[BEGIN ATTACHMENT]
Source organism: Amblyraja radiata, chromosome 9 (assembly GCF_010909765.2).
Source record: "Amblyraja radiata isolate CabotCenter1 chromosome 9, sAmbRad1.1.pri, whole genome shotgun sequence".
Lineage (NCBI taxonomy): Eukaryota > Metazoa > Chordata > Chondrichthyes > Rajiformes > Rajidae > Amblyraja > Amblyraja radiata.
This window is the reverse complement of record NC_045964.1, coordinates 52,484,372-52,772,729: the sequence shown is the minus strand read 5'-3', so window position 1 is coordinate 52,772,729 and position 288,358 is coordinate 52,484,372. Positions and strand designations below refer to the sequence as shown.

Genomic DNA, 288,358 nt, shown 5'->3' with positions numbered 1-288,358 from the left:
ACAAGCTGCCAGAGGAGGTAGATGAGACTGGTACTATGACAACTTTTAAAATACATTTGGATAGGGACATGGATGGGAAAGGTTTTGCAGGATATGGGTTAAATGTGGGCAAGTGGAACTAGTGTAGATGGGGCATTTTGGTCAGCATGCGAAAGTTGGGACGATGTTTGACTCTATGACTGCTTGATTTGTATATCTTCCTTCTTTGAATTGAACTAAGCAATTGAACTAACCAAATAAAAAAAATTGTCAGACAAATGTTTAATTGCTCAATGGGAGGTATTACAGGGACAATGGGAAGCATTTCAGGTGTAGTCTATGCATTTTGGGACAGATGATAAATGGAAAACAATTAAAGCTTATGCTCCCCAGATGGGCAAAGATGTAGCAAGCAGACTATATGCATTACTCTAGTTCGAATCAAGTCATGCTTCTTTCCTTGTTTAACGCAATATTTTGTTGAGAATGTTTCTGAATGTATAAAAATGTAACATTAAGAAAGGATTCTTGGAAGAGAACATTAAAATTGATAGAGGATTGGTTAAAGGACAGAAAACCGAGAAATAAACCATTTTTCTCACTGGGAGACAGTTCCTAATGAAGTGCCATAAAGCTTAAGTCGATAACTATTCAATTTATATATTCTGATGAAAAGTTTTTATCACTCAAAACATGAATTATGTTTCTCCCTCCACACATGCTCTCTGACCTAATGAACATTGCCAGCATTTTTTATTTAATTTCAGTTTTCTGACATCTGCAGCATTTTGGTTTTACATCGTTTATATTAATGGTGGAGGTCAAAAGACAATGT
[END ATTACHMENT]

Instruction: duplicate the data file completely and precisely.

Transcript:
Source organism: Amblyraja radiata, chromosome 9 (assembly GCF_010909765.2).
Source record: "Amblyraja radiata isolate CabotCenter1 chromosome 9, sAmbRad1.1.pri, whole genome shotgun sequence".
Lineage (NCBI taxonomy): Eukaryota > Metazoa > Chordata > Chondrichthyes > Rajiformes > Rajidae > Amblyraja > Amblyraja radiata.
This window is the reverse complement of record NC_045964.1, coordinates 52,484,372-52,772,729: the sequence shown is the minus strand read 5'-3', so window position 1 is coordinate 52,772,729 and position 288,358 is coordinate 52,484,372. Positions and strand designations below refer to the sequence as shown.

Genomic DNA, 288,358 nt, shown 5'->3' with positions numbered 1-288,358 from the left:
ACAAGCTGCCAGAGGAGGTAGATGAGACTGGTACTATGACAACTTTTAAAATACATTTGGATAGGGACATGGATGGGAAAGGTTTTGCAGGATATGGGTTAAATGTGGGCAAGTGGAACTAGTGTAGATGGGGCATTTTGGTCAGCATGCGAAAGTTGGGACGATGTTTGACTCTATGACTGCTTGATTTGTATATCTTCCTTCTTTGAATTGAACTAAGCAATTGAACTAACCAAATAAAAAAAATTGTCAGACAAATGTTTAATTGCTCAATGGGAGGTATTACAGGGACAATGGGAAGCATTTCAGGTGTAGTCTATGCATTTTGGGACAGATGATAAATGGAAAACAATTAAAGCTTATGCTCCCCAGATGGGCAAAGATGTAGCAAGCAGACTATATGCATTACTCTAGTTCGAATCAAGTCATGCTTCTTTCCTTGTTTAACGCAATATTTTGTTGAGAATGTTTCTGAATGTATAAAAATGTAACATTAAGAAAGGATTCTTGGAAGAGAACATTAAAATTGATAGAGGATTGGTTAAAGGACAGAAAACCGAGAAATAAACCATTTTTCTCACTGGGAGACAGTTCCTAATGAAGTGCCATAAAGCTTAAGTCGATAACTATTCAATTTATATATTCTGATGAAAAGTTTTTATCACTCAAAACATGAATTATGTTTCTCCCTCCACACATGCTCTCTGACCTAATGAACATTGCCAGCATTTTTTATTTAATTTCAGTTTTCTGACATCTGCAGCATTTTGGTTTTACATCGTTTATATTAATGGTGGAGGTCAAAAGACAATGT